We’d like to thank everyone who made a donation. We know times are tough, and that makes the generosity even more incredible. We know it meant a huge amount to everyone at Leyton Orient, and have been asked to pass on thanks. THFC has now said it will auction match-worn shirts from our Carabao Cup game against Chelsea for JE3.
What’s particularly good about all this is that via social media, all too often these days a source of discord, fans got together to really make a difference for some important causes.
9. THST Forum
Full Trust members can join our member’s forum to discuss any of the issues in this newsletter, or anything else Spurs-fan related. With more people joining, we’re starting to see the forum become a vital part of our relationship with members, so make sure you are not missing out.
You need to apply to join through the link on our site, and set yourself up an account. We should emphasise that Trust membership alone doesn’t get you automatic access to the forum, you need to register via the link.
To join the THST Forum, you’ll need to be in FULL or LIFE membership of the Trust. To JOIN the Trust, please register here. To UPGRADE from free Associate Membership of the Trust to Full membership, please click here.
If you’re already a Full or Life member of the Trust, click here to register for our Forum.
10. Football to Amsterdam 2021
Currently, all the Cycle On You Spurs riders who had registered for the cancelled June 2020 ride are being asked to confirm that they will be cycling to Amsterdam next June, and building on their 2020 fundraising. In the last five days, 17 of what would have been a 27-strong COYS team have already registered for June 2021.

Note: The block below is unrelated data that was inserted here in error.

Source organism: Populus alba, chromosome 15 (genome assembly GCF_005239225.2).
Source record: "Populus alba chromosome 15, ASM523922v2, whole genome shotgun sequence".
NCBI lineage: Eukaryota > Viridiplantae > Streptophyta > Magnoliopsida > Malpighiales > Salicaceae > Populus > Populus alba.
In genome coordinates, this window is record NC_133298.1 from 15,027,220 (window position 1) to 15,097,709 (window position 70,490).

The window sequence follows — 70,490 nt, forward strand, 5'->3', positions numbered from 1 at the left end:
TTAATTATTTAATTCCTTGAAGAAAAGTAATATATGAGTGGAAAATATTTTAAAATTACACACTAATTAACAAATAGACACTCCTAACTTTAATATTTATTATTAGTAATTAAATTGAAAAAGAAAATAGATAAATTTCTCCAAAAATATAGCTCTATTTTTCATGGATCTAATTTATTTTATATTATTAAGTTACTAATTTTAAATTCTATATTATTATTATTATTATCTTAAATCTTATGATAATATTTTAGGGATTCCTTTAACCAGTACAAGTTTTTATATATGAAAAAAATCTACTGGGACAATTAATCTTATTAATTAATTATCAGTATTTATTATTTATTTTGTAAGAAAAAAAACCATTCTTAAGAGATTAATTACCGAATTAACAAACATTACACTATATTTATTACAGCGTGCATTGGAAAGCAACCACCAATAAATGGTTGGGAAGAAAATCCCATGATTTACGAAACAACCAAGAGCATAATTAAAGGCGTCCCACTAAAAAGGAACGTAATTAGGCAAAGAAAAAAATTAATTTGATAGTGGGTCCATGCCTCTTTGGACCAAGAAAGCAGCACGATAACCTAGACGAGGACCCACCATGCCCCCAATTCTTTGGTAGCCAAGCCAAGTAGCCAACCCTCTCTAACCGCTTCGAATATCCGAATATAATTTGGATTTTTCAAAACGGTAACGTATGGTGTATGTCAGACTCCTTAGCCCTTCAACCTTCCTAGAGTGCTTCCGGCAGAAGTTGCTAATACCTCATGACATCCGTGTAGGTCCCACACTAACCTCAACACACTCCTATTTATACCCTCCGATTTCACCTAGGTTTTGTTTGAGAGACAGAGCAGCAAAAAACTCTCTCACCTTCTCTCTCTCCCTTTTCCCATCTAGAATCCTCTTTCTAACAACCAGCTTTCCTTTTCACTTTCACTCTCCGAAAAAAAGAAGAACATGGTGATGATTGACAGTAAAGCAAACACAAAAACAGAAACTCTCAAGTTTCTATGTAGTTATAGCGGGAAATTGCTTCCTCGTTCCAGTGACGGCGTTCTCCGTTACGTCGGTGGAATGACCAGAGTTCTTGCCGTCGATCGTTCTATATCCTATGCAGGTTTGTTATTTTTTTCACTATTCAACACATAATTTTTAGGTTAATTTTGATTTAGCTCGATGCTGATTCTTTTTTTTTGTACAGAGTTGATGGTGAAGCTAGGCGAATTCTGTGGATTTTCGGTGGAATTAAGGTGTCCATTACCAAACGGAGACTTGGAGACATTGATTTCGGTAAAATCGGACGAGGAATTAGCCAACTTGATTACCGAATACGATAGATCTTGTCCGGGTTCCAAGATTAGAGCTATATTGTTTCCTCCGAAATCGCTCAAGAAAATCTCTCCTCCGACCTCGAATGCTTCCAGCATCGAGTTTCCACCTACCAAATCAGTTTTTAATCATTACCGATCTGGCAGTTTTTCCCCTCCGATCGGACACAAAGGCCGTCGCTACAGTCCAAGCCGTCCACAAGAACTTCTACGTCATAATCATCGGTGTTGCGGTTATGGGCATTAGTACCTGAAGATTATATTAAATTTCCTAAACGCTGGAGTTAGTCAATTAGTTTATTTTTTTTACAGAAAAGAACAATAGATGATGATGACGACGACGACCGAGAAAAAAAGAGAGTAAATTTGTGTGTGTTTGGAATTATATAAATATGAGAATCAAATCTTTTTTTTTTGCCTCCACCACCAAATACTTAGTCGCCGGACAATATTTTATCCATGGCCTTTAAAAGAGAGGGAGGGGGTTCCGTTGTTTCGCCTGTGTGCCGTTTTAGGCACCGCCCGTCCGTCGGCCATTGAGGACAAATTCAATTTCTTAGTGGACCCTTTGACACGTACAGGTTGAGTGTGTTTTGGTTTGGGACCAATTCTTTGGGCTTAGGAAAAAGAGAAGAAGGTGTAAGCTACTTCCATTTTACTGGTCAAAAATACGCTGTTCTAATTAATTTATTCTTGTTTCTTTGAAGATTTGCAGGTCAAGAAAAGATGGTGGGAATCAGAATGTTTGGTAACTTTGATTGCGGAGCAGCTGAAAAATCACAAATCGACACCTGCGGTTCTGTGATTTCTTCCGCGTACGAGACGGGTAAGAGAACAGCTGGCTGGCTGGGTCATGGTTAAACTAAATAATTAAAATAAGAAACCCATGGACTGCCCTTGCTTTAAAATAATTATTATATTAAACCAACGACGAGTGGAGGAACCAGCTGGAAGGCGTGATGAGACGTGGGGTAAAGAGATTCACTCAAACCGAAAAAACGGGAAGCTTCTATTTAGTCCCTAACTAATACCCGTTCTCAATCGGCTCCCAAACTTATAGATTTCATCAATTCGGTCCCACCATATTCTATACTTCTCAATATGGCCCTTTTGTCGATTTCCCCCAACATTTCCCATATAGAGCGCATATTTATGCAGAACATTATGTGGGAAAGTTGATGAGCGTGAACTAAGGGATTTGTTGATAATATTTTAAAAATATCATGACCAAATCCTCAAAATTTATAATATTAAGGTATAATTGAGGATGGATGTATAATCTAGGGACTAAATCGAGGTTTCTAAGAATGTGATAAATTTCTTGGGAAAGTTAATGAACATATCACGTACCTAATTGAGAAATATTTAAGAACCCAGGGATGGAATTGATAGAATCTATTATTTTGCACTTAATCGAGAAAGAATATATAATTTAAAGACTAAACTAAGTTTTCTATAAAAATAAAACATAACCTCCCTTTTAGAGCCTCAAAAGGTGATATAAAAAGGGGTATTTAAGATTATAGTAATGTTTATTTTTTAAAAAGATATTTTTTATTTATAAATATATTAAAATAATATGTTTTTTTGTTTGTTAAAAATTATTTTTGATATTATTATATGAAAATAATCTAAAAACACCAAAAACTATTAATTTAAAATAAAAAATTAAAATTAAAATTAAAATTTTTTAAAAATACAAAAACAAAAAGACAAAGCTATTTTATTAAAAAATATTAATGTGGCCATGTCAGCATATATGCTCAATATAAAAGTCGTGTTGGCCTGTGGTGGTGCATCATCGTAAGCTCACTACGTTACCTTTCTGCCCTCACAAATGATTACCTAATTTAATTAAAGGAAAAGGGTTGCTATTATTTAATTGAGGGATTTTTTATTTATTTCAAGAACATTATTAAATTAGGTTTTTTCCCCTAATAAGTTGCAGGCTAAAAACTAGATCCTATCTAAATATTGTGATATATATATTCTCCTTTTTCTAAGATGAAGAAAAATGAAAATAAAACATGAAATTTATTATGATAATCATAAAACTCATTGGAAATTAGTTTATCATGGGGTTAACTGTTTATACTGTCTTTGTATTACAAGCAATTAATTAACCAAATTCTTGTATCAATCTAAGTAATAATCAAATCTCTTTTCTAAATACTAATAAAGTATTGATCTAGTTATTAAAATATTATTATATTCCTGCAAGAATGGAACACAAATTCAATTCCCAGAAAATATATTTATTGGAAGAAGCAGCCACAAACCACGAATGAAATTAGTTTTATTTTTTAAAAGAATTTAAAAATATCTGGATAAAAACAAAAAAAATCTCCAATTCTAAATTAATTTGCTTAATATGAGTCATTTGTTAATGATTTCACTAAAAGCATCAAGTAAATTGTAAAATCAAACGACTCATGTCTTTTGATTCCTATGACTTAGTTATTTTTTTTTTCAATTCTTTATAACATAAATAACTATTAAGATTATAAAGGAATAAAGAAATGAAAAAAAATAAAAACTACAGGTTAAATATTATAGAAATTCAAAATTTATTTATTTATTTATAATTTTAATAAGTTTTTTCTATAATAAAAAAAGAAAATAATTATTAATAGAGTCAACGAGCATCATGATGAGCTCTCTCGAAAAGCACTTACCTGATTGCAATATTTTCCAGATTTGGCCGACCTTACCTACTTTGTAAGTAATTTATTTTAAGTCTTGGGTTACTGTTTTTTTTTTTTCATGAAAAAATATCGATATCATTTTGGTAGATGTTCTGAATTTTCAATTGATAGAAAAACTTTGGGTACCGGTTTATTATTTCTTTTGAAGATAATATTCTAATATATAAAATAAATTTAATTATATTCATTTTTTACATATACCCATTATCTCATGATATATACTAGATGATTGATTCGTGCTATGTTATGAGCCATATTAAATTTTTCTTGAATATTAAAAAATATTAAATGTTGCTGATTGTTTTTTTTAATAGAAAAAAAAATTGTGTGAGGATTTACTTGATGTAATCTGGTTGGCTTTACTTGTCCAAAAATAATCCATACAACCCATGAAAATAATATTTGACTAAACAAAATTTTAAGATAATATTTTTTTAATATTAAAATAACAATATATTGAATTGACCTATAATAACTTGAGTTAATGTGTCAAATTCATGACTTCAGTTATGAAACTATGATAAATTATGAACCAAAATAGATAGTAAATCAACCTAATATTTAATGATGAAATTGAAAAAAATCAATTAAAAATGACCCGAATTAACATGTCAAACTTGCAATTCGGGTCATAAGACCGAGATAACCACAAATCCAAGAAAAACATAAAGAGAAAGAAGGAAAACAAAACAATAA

Once confirmed numbers have been finalised, new riders will be sought and COYS will be recruiting. Meanwhile, if you would like to know more, or to register an interest or if you would like to donate, you can do so here.
While you are there, you can read a short history of Cycle On You Spurs and the Trust’s support for the event and for Prostate Cancer UK.
11. Away ticketing points: 2015 to 2020
Each year, we collate the ticketing points required for THFC Premier League away games and summarise those points in a handy infographic. Data from the last five seasons can be viewed here.
With no fans inside stadia for the forseeable future and indications that visiting supporters will take even longer to return, we appreciate this data may not be instantly relevant. You may want to favourite this link for future reference, however!
THFC has suspended the awarding of ticketing points for either home or away matches across all competitions for the 2020-21 season in recognition of the difficulties faced by fans unable to attend games for COVID-19 related medical reasons during the pandemic and the limited number of tickets available once the phased return of fans is underway.
12. Spurs programmes for charity
We have raised £330 for our nominated charities so far over recent weeks from the sale of programmes donated to us, for which THST Secretary Pete Haine extends a special thank you.
Programmes cover the period from 1957 to the present day and include all home and away league games for seasons 1974-5 to 1984-5, along with many cup games and friendlies from that era.
If you are interested in purchasing any of the programmes, please email Trust Secretary Pete.Haine@THSTOfficial.com for a full list of what’s still available.
Fighting Cock Special - Trust Issues featuring Martin Cloake and Kat Law
The Athletic Explained: The fight to let fans stream Premier League games this season
The Athletic All or Nothing? Filling in the blanks in Amazon's Tottenham series
Football London Tottenham fans show their class as Leyton Orient deliver sales update
The Cheese Room Podcast (THFC) featuring Rachel Martin and Martin Cloake
Sky Sports Tottenham to donate shirts to Justin Edinburgh charity auction
Tottenham Hotspur Shirts to be auctioned in Justin’s memory
1 October 2020